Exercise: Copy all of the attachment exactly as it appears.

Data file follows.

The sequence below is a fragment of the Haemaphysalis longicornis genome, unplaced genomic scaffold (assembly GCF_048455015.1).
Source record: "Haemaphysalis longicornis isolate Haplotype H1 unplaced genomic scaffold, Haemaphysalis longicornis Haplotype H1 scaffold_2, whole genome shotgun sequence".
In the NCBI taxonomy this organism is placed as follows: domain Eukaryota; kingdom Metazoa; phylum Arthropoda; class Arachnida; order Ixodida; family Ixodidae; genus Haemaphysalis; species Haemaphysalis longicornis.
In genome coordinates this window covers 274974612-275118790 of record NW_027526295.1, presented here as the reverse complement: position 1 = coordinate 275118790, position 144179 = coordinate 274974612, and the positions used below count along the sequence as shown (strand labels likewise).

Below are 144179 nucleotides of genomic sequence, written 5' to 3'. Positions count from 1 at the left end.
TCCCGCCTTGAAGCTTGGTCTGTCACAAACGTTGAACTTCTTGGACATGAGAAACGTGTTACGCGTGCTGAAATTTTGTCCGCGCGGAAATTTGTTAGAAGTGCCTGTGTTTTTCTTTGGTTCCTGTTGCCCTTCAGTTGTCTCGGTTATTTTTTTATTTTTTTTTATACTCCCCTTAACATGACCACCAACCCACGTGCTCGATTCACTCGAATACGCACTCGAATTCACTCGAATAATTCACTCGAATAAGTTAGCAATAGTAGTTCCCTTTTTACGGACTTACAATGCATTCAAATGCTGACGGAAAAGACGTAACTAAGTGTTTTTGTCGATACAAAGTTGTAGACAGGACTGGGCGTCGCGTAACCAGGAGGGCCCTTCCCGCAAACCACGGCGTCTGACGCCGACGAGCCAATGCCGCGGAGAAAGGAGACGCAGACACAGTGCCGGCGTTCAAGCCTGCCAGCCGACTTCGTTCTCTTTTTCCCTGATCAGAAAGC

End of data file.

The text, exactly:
The sequence below is a fragment of the Haemaphysalis longicornis genome, unplaced genomic scaffold (assembly GCF_048455015.1).
Source record: "Haemaphysalis longicornis isolate Haplotype H1 unplaced genomic scaffold, Haemaphysalis longicornis Haplotype H1 scaffold_2, whole genome shotgun sequence".
In the NCBI taxonomy this organism is placed as follows: domain Eukaryota; kingdom Metazoa; phylum Arthropoda; class Arachnida; order Ixodida; family Ixodidae; genus Haemaphysalis; species Haemaphysalis longicornis.
In genome coordinates this window covers 274974612-275118790 of record NW_027526295.1, presented here as the reverse complement: position 1 = coordinate 275118790, position 144179 = coordinate 274974612, and the positions used below count along the sequence as shown (strand labels likewise).

Below are 144179 nucleotides of genomic sequence, written 5' to 3'. Positions count from 1 at the left end.
TCCCGCCTTGAAGCTTGGTCTGTCACAAACGTTGAACTTCTTGGACATGAGAAACGTGTTACGCGTGCTGAAATTTTGTCCGCGCGGAAATTTGTTAGAAGTGCCTGTGTTTTTCTTTGGTTCCTGTTGCCCTTCAGTTGTCTCGGTTATTTTTTTATTTTTTTTTATACTCCCCTTAACATGACCACCAACCCACGTGCTCGATTCACTCGAATACGCACTCGAATTCACTCGAATAATTCACTCGAATAAGTTAGCAATAGTAGTTCCCTTTTTACGGACTTACAATGCATTCAAATGCTGACGGAAAAGACGTAACTAAGTGTTTTTGTCGATACAAAGTTGTAGACAGGACTGGGCGTCGCGTAACCAGGAGGGCCCTTCCCGCAAACCACGGCGTCTGACGCCGACGAGCCAATGCCGCGGAGAAAGGAGACGCAGACACAGTGCCGGCGTTCAAGCCTGCCAGCCGACTTCGTTCTCTTTTTCCCTGATCAGAAAGC